Marked technological advancements during the past decade equipped supply-chain analysts with the power to glean deeper data detail and create more sophisticated supply-chain modeling. Today's experts tap into this new generation of data to help companies reach beyond supply-chain cost reduction to address the most prevalent logistics pressures in the marketplace - unyielding demand for faster delivery and better service. Compounding the challenge is a parallel demand for human capital and a level of expertise only gained through day-in and day-out analysis of supply-chain data produced in an ever-changing business environment.
As we approach 2020 and the quantity and quality of available data increases, analysts are focused on developing more meaningful metrics to target areas of improvement that boost efficiency and profitability for their clients. Detailed SKU-level data becomes even more critical to inventory management and service-level programs that effectively position the right products in the right place at the right time. Capacity to meet unprecedented service and delivery expectations will define a company’s ability to compete. In this environment, it's no longer sufficient for companies to complete optimization-driven supply-chain network reviews on a cyclical basis. Instead, an essential shift toward a more continuous analysis process - for network design, transportation and inventory - enables companies to implement data-driven adjustments to market changes. As companies establish data and analysis centers of excellence, the resulting supply-chain flexibility becomes the key to competitive advantage.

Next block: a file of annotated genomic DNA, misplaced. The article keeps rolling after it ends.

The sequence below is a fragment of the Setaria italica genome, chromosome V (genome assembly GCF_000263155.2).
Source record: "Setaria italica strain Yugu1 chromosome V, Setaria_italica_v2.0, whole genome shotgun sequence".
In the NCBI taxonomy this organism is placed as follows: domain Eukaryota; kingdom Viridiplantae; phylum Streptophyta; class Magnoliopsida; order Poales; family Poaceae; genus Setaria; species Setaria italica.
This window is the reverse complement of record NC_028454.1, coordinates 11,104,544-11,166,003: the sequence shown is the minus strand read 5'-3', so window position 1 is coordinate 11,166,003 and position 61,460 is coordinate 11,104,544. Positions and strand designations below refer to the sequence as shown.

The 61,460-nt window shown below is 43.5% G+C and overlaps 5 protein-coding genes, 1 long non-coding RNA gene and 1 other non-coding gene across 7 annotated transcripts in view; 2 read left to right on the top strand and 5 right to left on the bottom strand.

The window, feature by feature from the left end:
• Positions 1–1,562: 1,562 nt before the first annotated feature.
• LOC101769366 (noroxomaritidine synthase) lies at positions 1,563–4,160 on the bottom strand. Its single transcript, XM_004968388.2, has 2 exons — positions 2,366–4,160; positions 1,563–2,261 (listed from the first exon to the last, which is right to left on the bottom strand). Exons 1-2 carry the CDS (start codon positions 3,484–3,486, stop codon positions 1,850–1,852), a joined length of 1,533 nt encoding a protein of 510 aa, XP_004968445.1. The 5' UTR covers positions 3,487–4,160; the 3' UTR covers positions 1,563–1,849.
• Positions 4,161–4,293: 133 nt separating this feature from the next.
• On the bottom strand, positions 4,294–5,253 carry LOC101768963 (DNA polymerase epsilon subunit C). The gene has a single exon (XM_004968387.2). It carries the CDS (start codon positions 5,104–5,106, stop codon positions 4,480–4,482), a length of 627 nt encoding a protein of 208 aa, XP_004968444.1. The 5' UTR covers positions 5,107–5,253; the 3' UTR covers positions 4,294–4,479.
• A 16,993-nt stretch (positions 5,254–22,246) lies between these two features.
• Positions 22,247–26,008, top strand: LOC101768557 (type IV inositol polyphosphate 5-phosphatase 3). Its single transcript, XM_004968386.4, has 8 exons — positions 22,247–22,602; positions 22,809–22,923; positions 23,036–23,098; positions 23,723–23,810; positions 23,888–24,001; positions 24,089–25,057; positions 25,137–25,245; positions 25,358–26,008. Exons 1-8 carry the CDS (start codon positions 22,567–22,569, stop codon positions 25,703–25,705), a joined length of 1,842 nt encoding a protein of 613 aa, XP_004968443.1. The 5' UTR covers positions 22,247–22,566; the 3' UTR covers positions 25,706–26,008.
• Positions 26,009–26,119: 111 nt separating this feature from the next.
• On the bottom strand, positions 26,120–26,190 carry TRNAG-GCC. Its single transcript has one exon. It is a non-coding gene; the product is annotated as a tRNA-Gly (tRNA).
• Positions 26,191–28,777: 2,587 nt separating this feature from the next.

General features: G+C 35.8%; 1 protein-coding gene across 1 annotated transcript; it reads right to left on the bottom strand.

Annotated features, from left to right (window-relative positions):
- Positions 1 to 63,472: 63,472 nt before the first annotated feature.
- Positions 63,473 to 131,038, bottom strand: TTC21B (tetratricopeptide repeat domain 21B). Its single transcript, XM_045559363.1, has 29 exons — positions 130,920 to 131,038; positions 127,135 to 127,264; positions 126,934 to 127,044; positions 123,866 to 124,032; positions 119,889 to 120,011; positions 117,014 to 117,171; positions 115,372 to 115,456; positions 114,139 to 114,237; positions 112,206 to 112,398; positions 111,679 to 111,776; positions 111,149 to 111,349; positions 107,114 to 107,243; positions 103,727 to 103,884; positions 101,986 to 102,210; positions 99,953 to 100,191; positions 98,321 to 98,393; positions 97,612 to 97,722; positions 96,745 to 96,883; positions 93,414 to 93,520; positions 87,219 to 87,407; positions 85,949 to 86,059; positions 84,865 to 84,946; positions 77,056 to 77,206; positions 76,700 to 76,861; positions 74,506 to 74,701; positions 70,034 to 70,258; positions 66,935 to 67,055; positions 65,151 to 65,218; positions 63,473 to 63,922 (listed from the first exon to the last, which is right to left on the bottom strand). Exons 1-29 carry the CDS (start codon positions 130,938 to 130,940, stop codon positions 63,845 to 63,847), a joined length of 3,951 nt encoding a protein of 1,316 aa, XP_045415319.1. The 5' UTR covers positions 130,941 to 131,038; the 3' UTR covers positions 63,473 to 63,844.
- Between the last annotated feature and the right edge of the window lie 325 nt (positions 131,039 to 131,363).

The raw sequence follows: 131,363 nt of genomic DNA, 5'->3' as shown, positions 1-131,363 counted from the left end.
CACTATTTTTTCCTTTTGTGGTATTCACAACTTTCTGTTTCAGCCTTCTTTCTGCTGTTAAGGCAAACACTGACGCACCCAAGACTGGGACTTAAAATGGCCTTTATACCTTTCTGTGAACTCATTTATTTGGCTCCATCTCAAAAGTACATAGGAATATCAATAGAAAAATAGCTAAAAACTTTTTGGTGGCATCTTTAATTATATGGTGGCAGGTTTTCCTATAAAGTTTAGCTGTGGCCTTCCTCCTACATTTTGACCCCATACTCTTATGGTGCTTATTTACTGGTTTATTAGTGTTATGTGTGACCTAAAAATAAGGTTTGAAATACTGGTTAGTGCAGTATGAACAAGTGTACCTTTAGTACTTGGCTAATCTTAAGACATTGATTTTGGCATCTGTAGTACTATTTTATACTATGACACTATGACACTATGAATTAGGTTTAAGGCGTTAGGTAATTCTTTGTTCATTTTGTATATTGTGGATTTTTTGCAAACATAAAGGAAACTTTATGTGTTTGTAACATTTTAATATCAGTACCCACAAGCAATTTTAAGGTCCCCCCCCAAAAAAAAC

Looking ahead, the ability to leverage non-structured data in progressive ways will continue to set the stage for improvements across the industry. Forecasting and simulation capabilities will advance, giving rise to predictive strategies for mitigating risks caused by market forces, weather, traffic or natural disasters. Meanwhile, as first- and second-generation supply-chain designers and optimization practitioners retire and demand increases for their services, industry talent likely becomes limited and concentrated within 3PLs and consulting companies. To address the talent gap, more large companies relying on supply-chain and business-analysis expertise will partner with universities to groom the next generation of professionals. This trend likely extends to partnerships involving optimization software providers and creates teaching opportunities that focus on analyzing supply-chain data to produce more meaningful metrics that further enhance companies’ abilities to make network improvements.
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